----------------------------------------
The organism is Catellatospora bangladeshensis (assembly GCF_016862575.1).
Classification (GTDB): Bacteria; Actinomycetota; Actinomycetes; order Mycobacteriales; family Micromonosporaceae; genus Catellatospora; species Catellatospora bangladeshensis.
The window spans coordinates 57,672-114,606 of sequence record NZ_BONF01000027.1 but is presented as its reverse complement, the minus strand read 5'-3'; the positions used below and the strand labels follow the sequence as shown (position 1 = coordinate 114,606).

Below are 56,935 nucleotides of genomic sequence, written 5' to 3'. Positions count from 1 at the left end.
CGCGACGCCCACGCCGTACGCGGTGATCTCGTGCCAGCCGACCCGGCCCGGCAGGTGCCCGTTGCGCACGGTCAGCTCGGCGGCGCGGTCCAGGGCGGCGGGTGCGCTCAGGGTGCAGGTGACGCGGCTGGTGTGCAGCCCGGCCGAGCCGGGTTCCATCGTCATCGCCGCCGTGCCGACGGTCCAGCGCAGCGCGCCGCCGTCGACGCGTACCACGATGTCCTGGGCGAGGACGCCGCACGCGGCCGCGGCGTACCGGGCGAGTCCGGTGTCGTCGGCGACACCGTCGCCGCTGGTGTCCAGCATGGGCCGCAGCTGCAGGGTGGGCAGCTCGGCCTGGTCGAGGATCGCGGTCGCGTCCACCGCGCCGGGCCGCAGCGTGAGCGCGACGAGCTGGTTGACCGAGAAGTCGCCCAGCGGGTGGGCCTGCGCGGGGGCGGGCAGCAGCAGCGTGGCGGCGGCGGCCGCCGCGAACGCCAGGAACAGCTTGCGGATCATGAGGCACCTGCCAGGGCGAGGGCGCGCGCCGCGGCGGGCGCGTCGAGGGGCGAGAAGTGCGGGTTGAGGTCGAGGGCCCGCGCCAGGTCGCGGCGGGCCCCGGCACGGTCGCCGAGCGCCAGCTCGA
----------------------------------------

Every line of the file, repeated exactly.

The organism is Catellatospora bangladeshensis (assembly GCF_016862575.1).
Classification (GTDB): Bacteria; Actinomycetota; Actinomycetes; order Mycobacteriales; family Micromonosporaceae; genus Catellatospora; species Catellatospora bangladeshensis.
The window spans coordinates 57,672-114,606 of sequence record NZ_BONF01000027.1 but is presented as its reverse complement, the minus strand read 5'-3'; the positions used below and the strand labels follow the sequence as shown (position 1 = coordinate 114,606).

Below are 56,935 nucleotides of genomic sequence, written 5' to 3'. Positions count from 1 at the left end.
CGCGACGCCCACGCCGTACGCGGTGATCTCGTGCCAGCCGACCCGGCCCGGCAGGTGCCCGTTGCGCACGGTCAGCTCGGCGGCGCGGTCCAGGGCGGCGGGTGCGCTCAGGGTGCAGGTGACGCGGCTGGTGTGCAGCCCGGCCGAGCCGGGTTCCATCGTCATCGCCGCCGTGCCGACGGTCCAGCGCAGCGCGCCGCCGTCGACGCGTACCACGATGTCCTGGGCGAGGACGCCGCACGCGGCCGCGGCGTACCGGGCGAGTCCGGTGTCGTCGGCGACACCGTCGCCGCTGGTGTCCAGCATGGGCCGCAGCTGCAGGGTGGGCAGCTCGGCCTGGTCGAGGATCGCGGTCGCGTCCACCGCGCCGGGCCGCAGCGTGAGCGCGACGAGCTGGTTGACCGAGAAGTCGCCCAGCGGGTGGGCCTGCGCGGGGGCGGGCAGCAGCAGCGTGGCGGCGGCGGCCGCCGCGAACGCCAGGAACAGCTTGCGGATCATGAGGCACCTGCCAGGGCGAGGGCGCGCGCCGCGGCGGGCGCGTCGAGGGGCGAGAAGTGCGGGTTGAGGTCGAGGGCCCGCGCCAGGTCGCGGCGGGCCCCGGCACGGTCGCCGAGCGCCAGCTCGA